Our Chairman, Edward Spalton, spotted this piece in the Irish Times – a paper known for its strong pro-EU stance.  Obviously, it’s only speculation at this stage, but Mr McCoy’s comments do suggest that  Brexit may well cause some other member states to review their stance. He also qustioned the fear tactics being used by David Cameron and his supporters and pointed out that similar tactics were used about the Single Currency – and proved to be unfounded. In view of the number of Irish citizens resident in the UK who are eligible to vite in the referendum, a relatively upbeat assessment of the prospects for an independent UK from an Irish source is very welcome.

The boss of Ireland’s largest business lobby group has said an Irish exit from the EU might become “inevitable” if Britain leaves the union.

Danny McCoy, who has led Ibec {the Irish Business and Employers. Confederation} since 2009, told Germany’s Frankfurter Allgemeine Zeitung in an interview that Ireland’s departure from the EU could not be ruled out in a “Brexit” situation.

After his election victory last year, British prime minister David Cameron promised an in/out referendum on EU membership by the end of 2017.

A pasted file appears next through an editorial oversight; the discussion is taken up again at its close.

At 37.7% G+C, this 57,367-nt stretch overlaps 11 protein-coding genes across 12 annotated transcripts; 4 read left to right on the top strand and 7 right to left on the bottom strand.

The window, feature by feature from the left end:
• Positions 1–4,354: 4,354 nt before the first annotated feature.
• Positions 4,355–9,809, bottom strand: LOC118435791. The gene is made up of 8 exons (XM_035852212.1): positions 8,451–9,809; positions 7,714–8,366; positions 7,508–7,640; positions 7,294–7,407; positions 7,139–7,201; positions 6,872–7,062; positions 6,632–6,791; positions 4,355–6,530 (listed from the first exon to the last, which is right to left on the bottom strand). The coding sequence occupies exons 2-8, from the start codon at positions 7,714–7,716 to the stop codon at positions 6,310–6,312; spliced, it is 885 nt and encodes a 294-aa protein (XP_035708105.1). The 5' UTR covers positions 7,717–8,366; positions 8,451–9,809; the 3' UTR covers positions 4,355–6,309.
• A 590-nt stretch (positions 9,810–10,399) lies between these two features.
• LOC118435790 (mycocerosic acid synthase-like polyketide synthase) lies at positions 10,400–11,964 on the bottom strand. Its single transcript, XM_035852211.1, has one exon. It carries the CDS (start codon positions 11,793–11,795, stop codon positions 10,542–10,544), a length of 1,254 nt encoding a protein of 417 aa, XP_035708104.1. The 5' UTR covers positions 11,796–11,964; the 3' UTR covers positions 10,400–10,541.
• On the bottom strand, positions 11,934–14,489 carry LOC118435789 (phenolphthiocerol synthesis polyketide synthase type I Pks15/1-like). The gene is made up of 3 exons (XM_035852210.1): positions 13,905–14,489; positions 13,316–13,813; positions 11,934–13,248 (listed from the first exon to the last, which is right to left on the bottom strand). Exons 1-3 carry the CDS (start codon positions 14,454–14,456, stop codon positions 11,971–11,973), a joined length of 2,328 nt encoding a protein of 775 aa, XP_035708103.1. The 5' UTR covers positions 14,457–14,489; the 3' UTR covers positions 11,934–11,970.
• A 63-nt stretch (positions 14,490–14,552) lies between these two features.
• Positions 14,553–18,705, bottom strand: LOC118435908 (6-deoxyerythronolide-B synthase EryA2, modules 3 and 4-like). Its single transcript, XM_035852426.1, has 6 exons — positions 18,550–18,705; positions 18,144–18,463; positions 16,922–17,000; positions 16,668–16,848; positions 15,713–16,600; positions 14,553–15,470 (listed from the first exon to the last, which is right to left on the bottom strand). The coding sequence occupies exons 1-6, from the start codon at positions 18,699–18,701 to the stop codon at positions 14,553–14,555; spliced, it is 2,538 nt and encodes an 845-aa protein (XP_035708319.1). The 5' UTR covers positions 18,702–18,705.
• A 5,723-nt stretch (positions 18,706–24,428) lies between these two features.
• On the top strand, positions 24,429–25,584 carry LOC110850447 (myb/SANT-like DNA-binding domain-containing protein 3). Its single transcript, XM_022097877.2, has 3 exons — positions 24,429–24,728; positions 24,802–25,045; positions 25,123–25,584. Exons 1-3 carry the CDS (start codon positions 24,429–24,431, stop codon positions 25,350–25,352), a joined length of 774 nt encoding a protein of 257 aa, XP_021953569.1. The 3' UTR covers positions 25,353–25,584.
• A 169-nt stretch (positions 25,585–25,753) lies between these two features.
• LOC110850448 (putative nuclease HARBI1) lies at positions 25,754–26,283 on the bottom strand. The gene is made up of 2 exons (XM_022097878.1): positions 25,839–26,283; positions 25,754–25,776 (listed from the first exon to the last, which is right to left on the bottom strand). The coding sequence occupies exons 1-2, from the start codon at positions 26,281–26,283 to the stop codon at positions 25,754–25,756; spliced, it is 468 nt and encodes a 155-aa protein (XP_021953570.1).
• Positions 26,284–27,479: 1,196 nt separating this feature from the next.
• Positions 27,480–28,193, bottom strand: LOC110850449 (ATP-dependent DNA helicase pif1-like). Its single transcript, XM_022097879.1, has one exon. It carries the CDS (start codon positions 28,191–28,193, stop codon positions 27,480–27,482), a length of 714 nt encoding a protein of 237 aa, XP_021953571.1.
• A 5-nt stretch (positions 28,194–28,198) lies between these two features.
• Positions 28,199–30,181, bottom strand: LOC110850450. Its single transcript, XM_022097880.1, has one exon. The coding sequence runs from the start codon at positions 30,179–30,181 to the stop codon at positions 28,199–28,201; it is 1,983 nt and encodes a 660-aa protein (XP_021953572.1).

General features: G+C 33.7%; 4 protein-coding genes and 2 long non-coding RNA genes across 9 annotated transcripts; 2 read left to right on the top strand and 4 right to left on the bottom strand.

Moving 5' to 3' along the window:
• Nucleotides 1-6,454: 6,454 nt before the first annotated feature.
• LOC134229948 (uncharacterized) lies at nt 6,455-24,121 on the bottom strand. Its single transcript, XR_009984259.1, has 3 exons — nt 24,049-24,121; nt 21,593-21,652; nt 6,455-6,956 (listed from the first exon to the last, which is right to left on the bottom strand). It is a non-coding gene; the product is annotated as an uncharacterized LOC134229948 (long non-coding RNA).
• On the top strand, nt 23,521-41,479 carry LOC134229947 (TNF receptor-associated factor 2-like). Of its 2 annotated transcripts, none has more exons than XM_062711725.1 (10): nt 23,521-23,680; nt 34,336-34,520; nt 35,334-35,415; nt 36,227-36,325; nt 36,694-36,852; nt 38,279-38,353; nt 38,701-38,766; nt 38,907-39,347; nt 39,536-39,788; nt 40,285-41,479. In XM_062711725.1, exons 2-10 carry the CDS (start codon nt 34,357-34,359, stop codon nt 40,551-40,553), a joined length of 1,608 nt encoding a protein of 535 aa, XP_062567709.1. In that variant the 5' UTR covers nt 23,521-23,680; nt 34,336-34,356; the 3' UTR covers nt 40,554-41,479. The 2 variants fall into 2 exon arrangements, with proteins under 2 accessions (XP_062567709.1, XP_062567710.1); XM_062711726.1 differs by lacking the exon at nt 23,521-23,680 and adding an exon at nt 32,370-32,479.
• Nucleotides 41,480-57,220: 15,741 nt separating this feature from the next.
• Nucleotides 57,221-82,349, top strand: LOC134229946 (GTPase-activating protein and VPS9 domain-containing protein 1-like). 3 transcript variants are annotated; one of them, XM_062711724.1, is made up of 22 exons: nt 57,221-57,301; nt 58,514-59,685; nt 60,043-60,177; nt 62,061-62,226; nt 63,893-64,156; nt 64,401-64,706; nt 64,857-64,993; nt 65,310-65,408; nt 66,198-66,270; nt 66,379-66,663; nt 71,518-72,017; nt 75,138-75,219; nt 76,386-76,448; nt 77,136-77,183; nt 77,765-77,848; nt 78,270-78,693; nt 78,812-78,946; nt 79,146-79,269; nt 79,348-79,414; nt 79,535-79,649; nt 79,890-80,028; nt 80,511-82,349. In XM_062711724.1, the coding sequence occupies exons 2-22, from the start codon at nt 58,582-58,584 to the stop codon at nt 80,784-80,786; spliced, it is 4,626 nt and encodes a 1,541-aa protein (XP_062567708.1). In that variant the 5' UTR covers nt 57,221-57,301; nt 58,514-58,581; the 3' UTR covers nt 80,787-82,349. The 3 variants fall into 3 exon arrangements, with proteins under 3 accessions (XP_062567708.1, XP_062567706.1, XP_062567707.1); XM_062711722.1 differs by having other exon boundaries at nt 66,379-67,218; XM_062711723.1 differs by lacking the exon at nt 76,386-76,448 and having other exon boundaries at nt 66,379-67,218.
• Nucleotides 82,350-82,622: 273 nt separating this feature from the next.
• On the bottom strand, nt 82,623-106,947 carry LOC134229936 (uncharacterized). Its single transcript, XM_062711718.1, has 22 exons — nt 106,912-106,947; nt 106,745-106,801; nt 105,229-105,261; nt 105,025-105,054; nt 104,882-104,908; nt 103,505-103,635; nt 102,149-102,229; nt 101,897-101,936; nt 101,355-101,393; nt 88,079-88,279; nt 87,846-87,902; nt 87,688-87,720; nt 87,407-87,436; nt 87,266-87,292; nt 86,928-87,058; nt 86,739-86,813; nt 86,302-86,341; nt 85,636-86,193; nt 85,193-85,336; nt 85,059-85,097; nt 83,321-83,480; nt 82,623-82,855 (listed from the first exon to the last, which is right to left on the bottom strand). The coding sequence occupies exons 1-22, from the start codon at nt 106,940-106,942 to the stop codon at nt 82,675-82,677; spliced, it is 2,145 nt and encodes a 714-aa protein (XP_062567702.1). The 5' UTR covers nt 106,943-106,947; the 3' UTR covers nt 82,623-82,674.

“If Britain should decide on an exit, there will definitely be a debate in Ireland on whether we should not do the same,” Mr McCoy told the German paper.

“I can imagine circumstances in which that might become inevitable.”

Mr McCoy’s intervention comes amid a deepening Irish debate on the implications of the looming referendum in Britain.

‘Brexit’ impact on Ireland

He told The Irish Times today that Ireland would have to assess its own position if the referendum in Britain leads it out of the EU.

“The notion that the calculus for Ireland remains unchanged regardless of the decision Britain makes on ‘Brexit’ is ludicrous,” he said.

“If they go, circumstances have changed as a result of that. Keynes said: ‘When circumstances change, I change my opinion. What do you do sir?’”

In the FAZ, Mr McCoy said Ireland could suffer “potentially enormous” damage if Britain post-exit became a magnet for foreign direct investment on the back of lower business taxes and economic deregulation.

Such moves could lead multinationals based in Ireland to relocate to Britain, calling Ireland’s EU membership into question.